Lottery director John Musgrave hopes a multi-year decline in Lottery revenues will bottom out next year, but he will still plan for a decline when he submits revenue estimates to Gov. Earl Ray Tomblin.
Tomblin is preparing for a tight state budget next year. He has asked most state agencies to shave 7.5 percent from their general revenue fund budgets for next fiscal year so more money can be diverted to the state's burgeoning Medicaid program.
Musgrave said Thursday that Tomblin won't be able to count on any extra Lottery revenue to help with state finances next year.
"He's preparing for a tight budget, and we think it's going to be tight as well," Musgrave said.
For the last five years, new casinos in surrounding states have eroded the state's racetrack gaming revenue.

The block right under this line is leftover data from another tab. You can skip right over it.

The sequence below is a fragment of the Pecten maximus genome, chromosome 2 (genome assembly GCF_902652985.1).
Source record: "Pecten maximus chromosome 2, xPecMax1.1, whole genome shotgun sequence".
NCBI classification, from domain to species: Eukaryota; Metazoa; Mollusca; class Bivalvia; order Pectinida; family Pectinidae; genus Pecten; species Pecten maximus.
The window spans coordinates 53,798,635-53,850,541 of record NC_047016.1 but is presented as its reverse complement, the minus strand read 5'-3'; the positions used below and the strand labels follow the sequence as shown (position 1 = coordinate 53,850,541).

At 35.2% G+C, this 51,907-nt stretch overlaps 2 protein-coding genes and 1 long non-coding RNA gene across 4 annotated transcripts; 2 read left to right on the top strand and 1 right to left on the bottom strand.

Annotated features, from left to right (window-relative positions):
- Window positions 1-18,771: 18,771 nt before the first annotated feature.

Since July 1, 2012, the state's four racetrack casinos have brought in more than $329 million in slot machine revenue, but that's down about $46 million for the same period the year before.
Overall Lottery revenues dropped from $706 million in July through December of 2011 to $664 million in the same months of 2012.
For years the state benefited from panhandle casinos drawing residents from border states that had few gambling options. But with growing casino markets in Ohio, Pennsylvania and Maryland, that advantage has dwindled.